•  Letting the 14 people at the polling getting lynched was not an option. Firing on the civilians was not an option. Appeals to the crowd to let the polling party go were not working. Not doing anything and passing the buck to superiors was also not an option. By the time the superior did something, it may have been the end of story for the 14 people at the polling booth.

•  Using one man as a human shield to safeguard 31 men and avoid innumerable fatal/non-fatal civilian casualties was NOT a bad option.

The 1949 Geneva Conventions sought to protect civilians in war to avoid a repeat of the horrific slaughter of civilians in World War II.  This convention, however, states that prosecution of those who harm civilians was to be carried out only if the harm they inflicted on civilians was “not justified by military necessity and carried out wantonly”[vi]. Because of this clause, in practice it is easy to cover up infringements by citing military necessity as justification for failure to adhere to international law/convention. An effort was made through Protocol I of the 1977 Convention to overcome this shortcoming. India has not signed the convention and while the United States and Pakistan have signed the convention but they are yet to ratify it.[vii] Non- ratification means that the treaty is not binding on these countries. This is not surprising because otherwise these countries would have to rule out a large number of options that are essential to combat terrorism in NIAC.

This raises the ethical issue that should armies steeped in the tradition of jus in bello or ‘just war’ adapt coercive methods of warfare without being apologetic?  If they are adopted, will it not it ultimately result in the legitimization of terrorism?Another argument advanced to deal with the ethical issue of collateral damage to innocents is the moral principle of “double effect”. Saint Thomas Aquinas is credited with introducing the principle of double effect in his discussion of the permissibility of self-defense in the Summa Theologica (II-II, Qu. 64, and Art. 6). Killing one’s assailant is justified, he argues, provided one does not intend to kill him[viii].  This is propounded in countering the use of civilian shields by the terrorists, which is a very common tactic. It could also be used to justify the death of hostages in a hostage rescue operation because this principle states that when it is not possible to separate civilian from military targets [in countering terrorism], it is acceptable to proceed with an attack even knowing that innocents may be killed or injured, because killing innocents was not a part of the plan or intention. Rather, it is, “an unavoidable by-product of legitimate military action.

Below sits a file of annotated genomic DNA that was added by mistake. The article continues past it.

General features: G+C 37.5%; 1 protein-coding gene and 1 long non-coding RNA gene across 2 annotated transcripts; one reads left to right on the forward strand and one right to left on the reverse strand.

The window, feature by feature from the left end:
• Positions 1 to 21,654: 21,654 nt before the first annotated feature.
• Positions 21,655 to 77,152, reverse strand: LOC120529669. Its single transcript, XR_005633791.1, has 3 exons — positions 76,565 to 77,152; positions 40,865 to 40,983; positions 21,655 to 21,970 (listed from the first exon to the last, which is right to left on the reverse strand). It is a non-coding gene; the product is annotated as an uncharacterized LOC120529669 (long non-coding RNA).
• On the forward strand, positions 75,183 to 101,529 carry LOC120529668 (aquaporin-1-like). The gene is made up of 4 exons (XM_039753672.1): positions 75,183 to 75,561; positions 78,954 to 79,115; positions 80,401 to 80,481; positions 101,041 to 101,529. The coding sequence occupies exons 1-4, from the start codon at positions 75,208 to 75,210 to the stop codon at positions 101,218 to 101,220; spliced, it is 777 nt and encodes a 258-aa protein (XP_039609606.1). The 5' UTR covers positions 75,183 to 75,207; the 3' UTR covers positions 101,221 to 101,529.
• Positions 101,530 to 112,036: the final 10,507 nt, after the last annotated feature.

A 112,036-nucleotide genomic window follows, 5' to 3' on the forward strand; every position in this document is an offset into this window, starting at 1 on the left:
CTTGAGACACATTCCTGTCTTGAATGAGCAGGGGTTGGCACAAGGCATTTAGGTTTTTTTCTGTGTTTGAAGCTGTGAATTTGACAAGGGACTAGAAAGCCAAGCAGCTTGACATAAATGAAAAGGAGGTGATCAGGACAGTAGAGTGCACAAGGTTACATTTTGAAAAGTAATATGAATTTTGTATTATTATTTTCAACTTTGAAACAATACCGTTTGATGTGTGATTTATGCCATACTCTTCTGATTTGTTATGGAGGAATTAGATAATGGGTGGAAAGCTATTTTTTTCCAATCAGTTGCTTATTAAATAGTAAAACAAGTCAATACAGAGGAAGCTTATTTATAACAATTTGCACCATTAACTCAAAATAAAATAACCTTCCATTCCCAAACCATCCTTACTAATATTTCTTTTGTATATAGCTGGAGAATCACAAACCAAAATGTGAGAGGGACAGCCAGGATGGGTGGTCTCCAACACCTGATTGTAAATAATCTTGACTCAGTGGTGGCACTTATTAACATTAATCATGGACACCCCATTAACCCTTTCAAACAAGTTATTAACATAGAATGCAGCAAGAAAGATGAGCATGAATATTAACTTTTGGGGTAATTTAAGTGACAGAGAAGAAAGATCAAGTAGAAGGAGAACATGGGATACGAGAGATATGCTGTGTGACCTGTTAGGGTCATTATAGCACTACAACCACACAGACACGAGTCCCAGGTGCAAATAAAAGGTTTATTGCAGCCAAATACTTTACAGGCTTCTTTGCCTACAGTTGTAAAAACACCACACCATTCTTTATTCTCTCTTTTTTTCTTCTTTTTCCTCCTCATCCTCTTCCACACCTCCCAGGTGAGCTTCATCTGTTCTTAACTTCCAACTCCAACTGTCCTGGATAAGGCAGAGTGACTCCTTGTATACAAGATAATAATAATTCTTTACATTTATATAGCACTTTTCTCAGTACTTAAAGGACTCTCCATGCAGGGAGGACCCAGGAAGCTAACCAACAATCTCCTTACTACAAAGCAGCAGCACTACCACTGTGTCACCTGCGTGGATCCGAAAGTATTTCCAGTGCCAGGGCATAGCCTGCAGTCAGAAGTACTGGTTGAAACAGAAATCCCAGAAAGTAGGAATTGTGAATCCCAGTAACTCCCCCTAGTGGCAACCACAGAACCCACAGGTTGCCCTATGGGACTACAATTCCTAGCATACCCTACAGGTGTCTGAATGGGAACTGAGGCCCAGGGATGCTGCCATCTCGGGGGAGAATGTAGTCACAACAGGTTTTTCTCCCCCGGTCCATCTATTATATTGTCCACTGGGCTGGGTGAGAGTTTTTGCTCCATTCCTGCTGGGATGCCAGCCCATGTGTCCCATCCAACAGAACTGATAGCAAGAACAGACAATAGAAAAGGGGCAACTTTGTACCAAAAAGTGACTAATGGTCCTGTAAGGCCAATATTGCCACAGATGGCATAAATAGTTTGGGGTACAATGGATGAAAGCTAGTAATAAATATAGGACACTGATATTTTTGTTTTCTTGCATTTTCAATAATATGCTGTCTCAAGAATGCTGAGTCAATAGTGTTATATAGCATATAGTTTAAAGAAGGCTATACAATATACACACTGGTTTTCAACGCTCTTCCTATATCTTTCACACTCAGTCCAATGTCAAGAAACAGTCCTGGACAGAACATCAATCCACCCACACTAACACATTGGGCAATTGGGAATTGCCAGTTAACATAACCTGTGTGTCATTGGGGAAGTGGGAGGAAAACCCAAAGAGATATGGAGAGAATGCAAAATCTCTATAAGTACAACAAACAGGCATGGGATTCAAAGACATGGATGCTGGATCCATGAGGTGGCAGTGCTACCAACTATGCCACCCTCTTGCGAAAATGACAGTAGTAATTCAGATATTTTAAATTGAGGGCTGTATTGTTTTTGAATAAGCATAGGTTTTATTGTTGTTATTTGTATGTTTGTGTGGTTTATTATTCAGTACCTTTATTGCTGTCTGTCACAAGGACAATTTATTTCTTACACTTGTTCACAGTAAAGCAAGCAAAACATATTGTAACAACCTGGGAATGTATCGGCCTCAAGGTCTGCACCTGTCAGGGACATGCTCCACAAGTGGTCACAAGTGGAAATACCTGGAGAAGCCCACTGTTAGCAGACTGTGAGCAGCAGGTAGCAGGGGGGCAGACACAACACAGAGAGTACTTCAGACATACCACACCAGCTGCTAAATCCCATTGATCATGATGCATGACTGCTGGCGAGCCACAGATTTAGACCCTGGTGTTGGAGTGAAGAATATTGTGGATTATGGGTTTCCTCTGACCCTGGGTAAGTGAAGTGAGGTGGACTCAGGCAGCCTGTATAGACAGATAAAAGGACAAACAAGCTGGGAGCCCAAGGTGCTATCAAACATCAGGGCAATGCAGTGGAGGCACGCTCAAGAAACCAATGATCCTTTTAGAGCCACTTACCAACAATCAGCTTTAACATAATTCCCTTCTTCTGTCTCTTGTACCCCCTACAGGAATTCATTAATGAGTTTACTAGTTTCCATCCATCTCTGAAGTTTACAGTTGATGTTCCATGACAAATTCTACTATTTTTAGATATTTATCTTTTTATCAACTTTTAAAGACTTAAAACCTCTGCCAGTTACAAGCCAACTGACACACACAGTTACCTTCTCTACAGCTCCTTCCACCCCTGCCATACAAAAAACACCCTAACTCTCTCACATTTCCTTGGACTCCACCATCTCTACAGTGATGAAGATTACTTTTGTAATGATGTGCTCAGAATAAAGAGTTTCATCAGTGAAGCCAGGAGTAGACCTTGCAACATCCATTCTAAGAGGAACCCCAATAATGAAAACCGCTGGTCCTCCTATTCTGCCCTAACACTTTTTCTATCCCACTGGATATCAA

Major Nitin Leetul Gogoi, followed what he thought was the best option in the prevailing situation.Much like the ‘ticking time bomb scenario’ there are no black and white answers to this dilemma. If anyone has a better option he/she could give it in the comments to this article.


[i]International Justice Resource Centre, accessed May 25, 2017



[iv] Jean-Marie Henckaerts and Louise Doswald-Beck, “Customary International Humanitarian Law Volume I: Rules”. Cambridge: Cambridge University Press, 2009 (reprint), p.338.

[v]Financial Express May 23, 2017, accessed May 24, 2017

[vi]Ghanshyam Singh Katoch, Fourth Generation War: Paradigm for Change. Master’s Thesis at the Naval Post Graduate School, Monterey, California. (Jun 2005), accessed May 24, 2017 http://

[vii]“Treaties,State Parties and Commentaries”, International Committee of the Red Cross. Accessed May 24, 2017

[viii] Alison McIntyre, “Doctrine of Double Effect”. The Stanford Encyclopedia of Philosophy, accessed May 25, 2017

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One thought on “The Human Shield and the Ethics of Non-International Armed Conflict

  1. Very unambiguous analysis, leaving no scope of any misinterpretations. My compliments to the author for making it so simple for a common man to understand. Unfortunatley, how many would get to read it?